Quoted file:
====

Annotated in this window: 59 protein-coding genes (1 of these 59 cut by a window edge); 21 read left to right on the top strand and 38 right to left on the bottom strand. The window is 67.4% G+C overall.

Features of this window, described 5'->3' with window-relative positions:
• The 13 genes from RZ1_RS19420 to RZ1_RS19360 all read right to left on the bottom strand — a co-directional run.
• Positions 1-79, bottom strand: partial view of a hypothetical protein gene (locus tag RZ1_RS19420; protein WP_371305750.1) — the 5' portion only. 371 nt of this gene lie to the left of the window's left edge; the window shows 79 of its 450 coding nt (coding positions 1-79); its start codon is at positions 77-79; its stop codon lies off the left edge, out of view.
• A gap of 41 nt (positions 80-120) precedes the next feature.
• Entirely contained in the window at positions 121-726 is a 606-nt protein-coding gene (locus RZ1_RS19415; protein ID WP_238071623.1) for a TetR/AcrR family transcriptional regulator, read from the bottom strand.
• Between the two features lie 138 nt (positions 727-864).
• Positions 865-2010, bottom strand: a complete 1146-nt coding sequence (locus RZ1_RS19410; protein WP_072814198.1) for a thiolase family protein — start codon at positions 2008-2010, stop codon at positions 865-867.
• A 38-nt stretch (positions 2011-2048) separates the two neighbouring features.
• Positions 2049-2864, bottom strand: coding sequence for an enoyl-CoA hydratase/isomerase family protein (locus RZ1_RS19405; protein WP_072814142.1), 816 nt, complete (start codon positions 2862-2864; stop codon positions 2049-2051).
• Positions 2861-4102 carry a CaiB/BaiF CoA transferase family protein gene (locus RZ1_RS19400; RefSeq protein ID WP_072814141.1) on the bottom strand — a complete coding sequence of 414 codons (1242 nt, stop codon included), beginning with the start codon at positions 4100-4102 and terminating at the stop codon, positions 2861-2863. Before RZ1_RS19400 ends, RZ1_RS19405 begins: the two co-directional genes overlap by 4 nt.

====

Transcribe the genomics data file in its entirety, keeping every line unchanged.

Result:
Annotated in this window: 59 protein-coding genes (1 of these 59 cut by a window edge); 21 read left to right on the top strand and 38 right to left on the bottom strand. The window is 67.4% G+C overall.

Features of this window, described 5'->3' with window-relative positions:
• The 13 genes from RZ1_RS19420 to RZ1_RS19360 all read right to left on the bottom strand — a co-directional run.
• Positions 1-79, bottom strand: partial view of a hypothetical protein gene (locus tag RZ1_RS19420; protein WP_371305750.1) — the 5' portion only. 371 nt of this gene lie to the left of the window's left edge; the window shows 79 of its 450 coding nt (coding positions 1-79); its start codon is at positions 77-79; its stop codon lies off the left edge, out of view.
• A gap of 41 nt (positions 80-120) precedes the next feature.
• Entirely contained in the window at positions 121-726 is a 606-nt protein-coding gene (locus RZ1_RS19415; protein ID WP_238071623.1) for a TetR/AcrR family transcriptional regulator, read from the bottom strand.
• Between the two features lie 138 nt (positions 727-864).
• Positions 865-2010, bottom strand: a complete 1146-nt coding sequence (locus RZ1_RS19410; protein WP_072814198.1) for a thiolase family protein — start codon at positions 2008-2010, stop codon at positions 865-867.
• A 38-nt stretch (positions 2011-2048) separates the two neighbouring features.
• Positions 2049-2864, bottom strand: coding sequence for an enoyl-CoA hydratase/isomerase family protein (locus RZ1_RS19405; protein WP_072814142.1), 816 nt, complete (start codon positions 2862-2864; stop codon positions 2049-2051).
• Positions 2861-4102 carry a CaiB/BaiF CoA transferase family protein gene (locus RZ1_RS19400; RefSeq protein ID WP_072814141.1) on the bottom strand — a complete coding sequence of 414 codons (1242 nt, stop codon included), beginning with the start codon at positions 4100-4102 and terminating at the stop codon, positions 2861-2863. Before RZ1_RS19400 ends, RZ1_RS19405 begins: the two co-directional genes overlap by 4 nt.